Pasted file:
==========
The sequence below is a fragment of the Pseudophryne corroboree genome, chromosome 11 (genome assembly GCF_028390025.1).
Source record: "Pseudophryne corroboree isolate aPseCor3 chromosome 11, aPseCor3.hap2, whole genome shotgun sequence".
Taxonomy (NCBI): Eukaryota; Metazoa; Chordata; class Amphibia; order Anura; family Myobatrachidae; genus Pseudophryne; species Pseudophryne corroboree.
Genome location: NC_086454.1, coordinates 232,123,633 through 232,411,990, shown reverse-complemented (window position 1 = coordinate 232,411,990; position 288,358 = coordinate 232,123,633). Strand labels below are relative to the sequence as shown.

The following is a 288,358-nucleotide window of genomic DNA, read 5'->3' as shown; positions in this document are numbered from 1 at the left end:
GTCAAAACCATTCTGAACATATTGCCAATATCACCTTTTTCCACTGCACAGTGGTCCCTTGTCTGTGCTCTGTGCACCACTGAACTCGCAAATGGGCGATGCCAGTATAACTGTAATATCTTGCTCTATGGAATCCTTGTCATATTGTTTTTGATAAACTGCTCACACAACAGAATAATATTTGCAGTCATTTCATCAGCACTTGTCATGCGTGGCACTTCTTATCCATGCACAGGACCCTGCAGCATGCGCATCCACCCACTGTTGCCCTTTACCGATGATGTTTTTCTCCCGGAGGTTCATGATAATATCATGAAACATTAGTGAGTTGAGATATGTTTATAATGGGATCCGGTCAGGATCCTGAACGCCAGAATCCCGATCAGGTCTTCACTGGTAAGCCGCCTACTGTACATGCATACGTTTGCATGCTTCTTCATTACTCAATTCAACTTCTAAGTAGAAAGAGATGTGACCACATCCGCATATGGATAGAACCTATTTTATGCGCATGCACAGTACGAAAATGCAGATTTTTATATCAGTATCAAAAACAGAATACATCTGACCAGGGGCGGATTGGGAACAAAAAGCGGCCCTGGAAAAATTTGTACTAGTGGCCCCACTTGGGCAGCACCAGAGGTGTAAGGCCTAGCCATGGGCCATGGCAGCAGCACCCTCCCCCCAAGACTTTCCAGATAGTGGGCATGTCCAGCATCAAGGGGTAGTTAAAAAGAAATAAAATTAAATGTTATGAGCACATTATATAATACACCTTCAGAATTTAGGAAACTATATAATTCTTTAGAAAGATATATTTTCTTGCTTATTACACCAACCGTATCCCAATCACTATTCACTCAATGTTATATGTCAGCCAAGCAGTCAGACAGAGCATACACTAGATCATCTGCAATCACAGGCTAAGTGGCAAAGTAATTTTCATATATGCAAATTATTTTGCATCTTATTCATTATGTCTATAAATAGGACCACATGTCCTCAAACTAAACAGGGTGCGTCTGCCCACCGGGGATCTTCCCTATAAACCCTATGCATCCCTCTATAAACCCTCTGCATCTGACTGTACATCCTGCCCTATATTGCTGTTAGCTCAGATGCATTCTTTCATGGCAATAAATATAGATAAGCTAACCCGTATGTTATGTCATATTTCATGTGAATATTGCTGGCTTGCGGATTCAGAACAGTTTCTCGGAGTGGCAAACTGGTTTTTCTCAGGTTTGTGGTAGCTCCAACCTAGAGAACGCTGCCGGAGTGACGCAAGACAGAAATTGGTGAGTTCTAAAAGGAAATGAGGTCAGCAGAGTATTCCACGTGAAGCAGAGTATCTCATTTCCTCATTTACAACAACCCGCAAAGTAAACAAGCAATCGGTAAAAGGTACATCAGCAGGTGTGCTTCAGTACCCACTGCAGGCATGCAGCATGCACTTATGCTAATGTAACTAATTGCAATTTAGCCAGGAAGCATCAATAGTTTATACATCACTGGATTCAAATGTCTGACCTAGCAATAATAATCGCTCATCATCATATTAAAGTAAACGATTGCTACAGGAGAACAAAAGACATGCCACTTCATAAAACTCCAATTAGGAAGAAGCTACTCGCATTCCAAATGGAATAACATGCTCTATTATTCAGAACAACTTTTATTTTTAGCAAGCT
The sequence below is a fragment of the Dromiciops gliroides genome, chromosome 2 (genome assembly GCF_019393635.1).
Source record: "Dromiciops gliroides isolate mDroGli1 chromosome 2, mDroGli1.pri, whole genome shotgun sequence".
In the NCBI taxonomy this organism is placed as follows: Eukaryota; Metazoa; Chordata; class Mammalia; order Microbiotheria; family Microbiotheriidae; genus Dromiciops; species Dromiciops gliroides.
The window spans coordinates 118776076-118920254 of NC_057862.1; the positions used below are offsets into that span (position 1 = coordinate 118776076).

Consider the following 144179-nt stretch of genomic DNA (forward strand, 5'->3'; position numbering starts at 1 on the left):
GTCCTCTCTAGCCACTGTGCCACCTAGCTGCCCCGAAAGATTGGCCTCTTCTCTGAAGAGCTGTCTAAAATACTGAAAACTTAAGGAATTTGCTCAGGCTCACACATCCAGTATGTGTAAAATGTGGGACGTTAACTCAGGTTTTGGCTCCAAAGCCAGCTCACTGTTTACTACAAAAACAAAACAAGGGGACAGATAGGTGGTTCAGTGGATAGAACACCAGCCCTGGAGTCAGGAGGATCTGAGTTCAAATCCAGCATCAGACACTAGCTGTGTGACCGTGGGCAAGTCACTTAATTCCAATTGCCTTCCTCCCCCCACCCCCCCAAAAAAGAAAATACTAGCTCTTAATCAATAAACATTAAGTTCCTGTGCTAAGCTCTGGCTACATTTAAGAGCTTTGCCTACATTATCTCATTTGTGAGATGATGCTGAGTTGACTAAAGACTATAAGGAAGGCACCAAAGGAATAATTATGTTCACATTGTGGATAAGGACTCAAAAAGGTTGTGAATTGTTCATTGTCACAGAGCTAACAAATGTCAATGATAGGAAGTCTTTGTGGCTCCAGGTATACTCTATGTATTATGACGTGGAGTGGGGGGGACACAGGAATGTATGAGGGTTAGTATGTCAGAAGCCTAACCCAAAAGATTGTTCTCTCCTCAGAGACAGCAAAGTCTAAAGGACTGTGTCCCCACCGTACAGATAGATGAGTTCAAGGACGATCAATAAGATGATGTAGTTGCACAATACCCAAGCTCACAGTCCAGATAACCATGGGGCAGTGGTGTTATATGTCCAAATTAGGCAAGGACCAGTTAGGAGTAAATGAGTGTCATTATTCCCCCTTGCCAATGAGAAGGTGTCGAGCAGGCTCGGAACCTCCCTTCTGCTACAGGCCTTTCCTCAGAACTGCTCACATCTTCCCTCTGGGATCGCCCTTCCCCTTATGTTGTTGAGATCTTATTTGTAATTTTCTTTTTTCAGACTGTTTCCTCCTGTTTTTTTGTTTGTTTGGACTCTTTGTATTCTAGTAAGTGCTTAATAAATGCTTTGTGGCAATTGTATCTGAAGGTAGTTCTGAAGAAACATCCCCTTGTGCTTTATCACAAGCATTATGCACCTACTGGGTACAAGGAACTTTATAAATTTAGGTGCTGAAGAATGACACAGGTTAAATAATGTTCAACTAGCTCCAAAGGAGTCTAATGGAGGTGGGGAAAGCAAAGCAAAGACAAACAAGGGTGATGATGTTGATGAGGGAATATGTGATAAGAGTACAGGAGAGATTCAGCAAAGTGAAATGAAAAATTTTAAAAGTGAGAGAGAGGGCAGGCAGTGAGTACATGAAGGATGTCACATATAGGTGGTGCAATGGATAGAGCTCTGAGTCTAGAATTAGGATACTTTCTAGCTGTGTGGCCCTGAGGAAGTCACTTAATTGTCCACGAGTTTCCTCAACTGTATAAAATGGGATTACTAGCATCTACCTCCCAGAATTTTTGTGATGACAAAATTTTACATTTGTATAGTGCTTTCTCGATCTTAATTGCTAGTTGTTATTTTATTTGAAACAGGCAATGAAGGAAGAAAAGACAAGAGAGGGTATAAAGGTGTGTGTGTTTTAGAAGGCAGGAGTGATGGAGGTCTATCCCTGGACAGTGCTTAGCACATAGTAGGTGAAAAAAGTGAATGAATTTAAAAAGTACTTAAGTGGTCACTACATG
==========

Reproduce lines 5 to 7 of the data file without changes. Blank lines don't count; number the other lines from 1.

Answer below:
The following is a 288,358-nucleotide window of genomic DNA, read 5'->3' as shown; positions in this document are numbered from 1 at the left end:
GTCAAAACCATTCTGAACATATTGCCAATATCACCTTTTTCCACTGCACAGTGGTCCCTTGTCTGTGCTCTGTGCACCACTGAACTCGCAAATGGGCGATGCCAGTATAACTGTAATATCTTGCTCTATGGAATCCTTGTCATATTGTTTTTGATAAACTGCTCACACAACAGAATAATATTTGCAGTCATTTCATCAGCACTTGTCATGCGTGGCACTTCTTATCCATGCACAGGACCCTGCAGCATGCGCATCCACCCACTGTTGCCCTTTACCGATGATGTTTTTCTCCCGGAGGTTCATGATAATATCATGAAACATTAGTGAGTTGAGATATGTTTATAATGGGATCCGGTCAGGATCCTGAACGCCAGAATCCCGATCAGGTCTTCACTGGTAAGCCGCCTACTGTACATGCATACGTTTGCATGCTTCTTCATTACTCAATTCAACTTCTAAGTAGAAAGAGATGTGACCACATCCGCATATGGATAGAACCTATTTTATGCGCATGCACAGTACGAAAATGCAGATTTTTATATCAGTATCAAAAACAGAATACATCTGACCAGGGGCGGATTGGGAACAAAAAGCGGCCCTGGAAAAATTTGTACTAGTGGCCCCACTTGGGCAGCACCAGAGGTGTAAGGCCTAGCCATGGGCCATGGCAGCAGCACCCTCCCCCCAAGACTTTCCAGATAGTGGGCATGTCCAGCATCAAGGGGTAGTTAAAAAGAAATAAAATTAAATGTTATGAGCACATTATATAATACACCTTCAGAATTTAGGAAACTATATAATTCTTTAGAAAGATATATTTTCTTGCTTATTACACCAACCGTATCCCAATCACTATTCACTCAATGTTATATGTCAGCCAAGCAGTCAGACAGAGCATACACTAGATCATCTGCAATCACAGGCTAAGTGGCAAAGTAATTTTCATATATGCAAATTATTTTGCATCTTATTCATTATGTCTATAAATAGGACCACATGTCCTCAAACTAAACAGGGTGCGTCTGCCCACCGGGGATCTTCCCTATAAACCCTATGCATCCCTCTATAAACCCTCTGCATCTGACTGTACATCCTGCCCTATATTGCTGTTAGCTCAGATGCATTCTTTCATGGCAATAAATATAGATAAGCTAACCCGTATGTTATGTCATATTTCATGTGAATATTGCTGGCTTGCGGATTCAGAACAGTTTCTCGGAGTGGCAAACTGGTTTTTCTCAGGTTTGTGGTAGCTCCAACCTAGAGAACGCTGCCGGAGTGACGCAAGACAGAAATTGGTGAGTTCTAAAAGGAAATGAGGTCAGCAGAGTATTCCACGTGAAGCAGAGTATCTCATTTCCTCATTTACAACAACCCGCAAAGTAAACAAGCAATCGGTAAAAGGTACATCAGCAGGTGTGCTTCAGTACCCACTGCAGGCATGCAGCATGCACTTATGCTAATGTAACTAATTGCAATTTAGCCAGGAAGCATCAATAGTTTATACATCACTGGATTCAAATGTCTGACCTAGCAATAATAATCGCTCATCATCATATTAAAGTAAACGATTGCTACAGGAGAACAAAAGACATGCCACTTCATAAAACTCCAATTAGGAAGAAGCTACTCGCATTCCAAATGGAATAACATGCTCTATTATTCAGAACAACTTTTATTTTTAGCAAGCT
The sequence below is a fragment of the Dromiciops gliroides genome, chromosome 2 (genome assembly GCF_019393635.1).